Science communication is a broad, catch-all term that can describe a large number of ways by which science is communicated. Usually it’s focused on sharing science with non-experts.
Examples of science communication
Not everyone uses the same definition of science communication, which can lead to confusion. For some people, it includes mainly public engagement and outreach activities. Others may include science writing, videos, stand-up comedy, social media, writing for magazines and websites, giving public talks, and a whole lot of other activities.
Many people make a clear distinction between science communication and science journalism. Science journalism is an independent, critical observation and reporting of research, whereas science communication usually has as goal to get an audience excited about science.
Who does science communication?
Many researchers communicate science as part of their job or as a volunteer activity. Giving a public seminar for an audience of non-scientists, visiting school classes, updating wikipedia pages or doing a media interview can all be considered science communication from the point of view of a researcher.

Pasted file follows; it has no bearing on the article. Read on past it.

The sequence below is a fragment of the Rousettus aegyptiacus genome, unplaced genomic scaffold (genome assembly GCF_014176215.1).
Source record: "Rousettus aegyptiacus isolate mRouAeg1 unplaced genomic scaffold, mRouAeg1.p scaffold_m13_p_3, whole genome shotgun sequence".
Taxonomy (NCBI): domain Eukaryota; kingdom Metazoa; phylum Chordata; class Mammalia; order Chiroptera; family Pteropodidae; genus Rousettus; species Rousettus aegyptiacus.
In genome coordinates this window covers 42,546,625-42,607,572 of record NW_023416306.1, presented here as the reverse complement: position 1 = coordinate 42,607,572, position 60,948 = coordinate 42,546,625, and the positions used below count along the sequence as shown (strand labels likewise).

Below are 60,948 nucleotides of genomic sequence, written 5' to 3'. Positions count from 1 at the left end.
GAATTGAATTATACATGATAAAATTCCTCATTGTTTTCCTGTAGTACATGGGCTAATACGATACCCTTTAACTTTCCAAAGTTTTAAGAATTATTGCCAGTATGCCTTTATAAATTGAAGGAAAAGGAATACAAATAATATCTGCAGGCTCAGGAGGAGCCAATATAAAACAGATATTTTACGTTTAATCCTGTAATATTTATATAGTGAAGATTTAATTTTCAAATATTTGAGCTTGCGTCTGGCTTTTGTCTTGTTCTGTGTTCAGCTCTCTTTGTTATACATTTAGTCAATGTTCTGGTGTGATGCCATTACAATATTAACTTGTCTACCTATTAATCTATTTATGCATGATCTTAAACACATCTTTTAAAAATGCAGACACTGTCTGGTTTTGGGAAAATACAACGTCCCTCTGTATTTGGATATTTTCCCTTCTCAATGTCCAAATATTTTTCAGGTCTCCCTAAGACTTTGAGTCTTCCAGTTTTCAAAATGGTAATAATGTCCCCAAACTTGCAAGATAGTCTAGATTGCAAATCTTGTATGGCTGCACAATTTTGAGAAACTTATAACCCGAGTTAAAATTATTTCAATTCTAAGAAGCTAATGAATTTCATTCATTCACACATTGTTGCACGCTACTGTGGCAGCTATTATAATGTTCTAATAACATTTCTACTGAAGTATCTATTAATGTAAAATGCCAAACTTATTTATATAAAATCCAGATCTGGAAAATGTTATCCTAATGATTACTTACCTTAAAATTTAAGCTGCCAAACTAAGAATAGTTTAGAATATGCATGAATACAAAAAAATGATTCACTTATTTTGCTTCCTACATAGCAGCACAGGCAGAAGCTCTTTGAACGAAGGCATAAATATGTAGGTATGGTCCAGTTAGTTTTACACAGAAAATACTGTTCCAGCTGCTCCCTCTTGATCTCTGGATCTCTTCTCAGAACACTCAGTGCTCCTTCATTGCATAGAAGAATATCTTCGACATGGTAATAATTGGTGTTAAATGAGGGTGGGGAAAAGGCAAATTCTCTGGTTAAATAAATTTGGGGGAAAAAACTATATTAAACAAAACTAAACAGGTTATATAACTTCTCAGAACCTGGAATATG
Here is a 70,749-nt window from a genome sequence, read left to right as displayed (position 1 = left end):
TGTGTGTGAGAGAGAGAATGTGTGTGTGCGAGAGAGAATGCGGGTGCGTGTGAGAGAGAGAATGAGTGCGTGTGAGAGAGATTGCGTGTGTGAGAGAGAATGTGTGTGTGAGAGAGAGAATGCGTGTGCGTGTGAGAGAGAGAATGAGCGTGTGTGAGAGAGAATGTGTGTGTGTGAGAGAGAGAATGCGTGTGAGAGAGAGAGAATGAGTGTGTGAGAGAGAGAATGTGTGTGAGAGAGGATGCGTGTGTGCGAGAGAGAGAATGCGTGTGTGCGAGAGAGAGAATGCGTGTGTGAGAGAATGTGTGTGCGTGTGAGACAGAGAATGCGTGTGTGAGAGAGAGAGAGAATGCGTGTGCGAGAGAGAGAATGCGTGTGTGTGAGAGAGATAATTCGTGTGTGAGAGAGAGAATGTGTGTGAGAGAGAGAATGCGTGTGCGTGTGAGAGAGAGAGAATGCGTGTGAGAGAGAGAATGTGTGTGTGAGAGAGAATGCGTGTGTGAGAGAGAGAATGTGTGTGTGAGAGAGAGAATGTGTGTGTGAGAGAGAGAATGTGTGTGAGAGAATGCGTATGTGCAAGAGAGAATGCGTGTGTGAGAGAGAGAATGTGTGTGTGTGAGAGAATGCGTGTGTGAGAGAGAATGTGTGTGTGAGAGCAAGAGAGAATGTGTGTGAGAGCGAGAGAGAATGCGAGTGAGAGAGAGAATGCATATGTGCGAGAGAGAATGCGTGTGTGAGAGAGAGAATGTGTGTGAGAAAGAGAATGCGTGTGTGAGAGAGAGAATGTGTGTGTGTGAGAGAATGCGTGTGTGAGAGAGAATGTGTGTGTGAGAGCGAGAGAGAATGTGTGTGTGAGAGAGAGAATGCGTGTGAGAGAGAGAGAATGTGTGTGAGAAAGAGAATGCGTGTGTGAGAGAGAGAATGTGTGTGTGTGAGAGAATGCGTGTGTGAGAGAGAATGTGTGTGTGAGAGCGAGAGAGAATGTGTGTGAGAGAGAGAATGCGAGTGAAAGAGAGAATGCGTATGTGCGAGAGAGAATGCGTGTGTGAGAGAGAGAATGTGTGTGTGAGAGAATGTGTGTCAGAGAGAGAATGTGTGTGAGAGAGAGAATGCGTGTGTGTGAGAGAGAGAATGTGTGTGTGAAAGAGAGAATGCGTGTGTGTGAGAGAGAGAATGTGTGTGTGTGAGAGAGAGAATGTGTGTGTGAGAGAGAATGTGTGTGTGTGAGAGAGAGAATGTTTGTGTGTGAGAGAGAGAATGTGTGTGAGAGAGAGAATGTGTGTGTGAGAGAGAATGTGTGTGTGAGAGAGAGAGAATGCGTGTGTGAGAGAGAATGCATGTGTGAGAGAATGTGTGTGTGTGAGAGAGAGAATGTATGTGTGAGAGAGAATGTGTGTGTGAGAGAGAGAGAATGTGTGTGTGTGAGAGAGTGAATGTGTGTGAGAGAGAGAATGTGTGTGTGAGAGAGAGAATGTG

Other science communicators may have a full-time communication role. Press information officers for research institutes, science writers at magazines, curators and guides in science museums, marketing manager for a scientific company, or even editor for a scientific journal. All these roles (and many more) involve aspects of the communication of science, but they’re all very different jobs.
This diversity in what can be considered science communication can make it difficult to talk about the concept as a whole. To illustrate how complex it is, there is even a field of research that studies the science of science communication!
The one thing that all science communicators have in common is that they want to share science with their audiences.
- What is science communication? BIG STEM Communicators Network
- The EU Guide to Science Communication. EU Responsible Research and Innovation (RRI) Toolkit
- Science communication: What was it, what is it, and what should it be? Brigitte Nehrlich, University of Nottingham, Making Science Public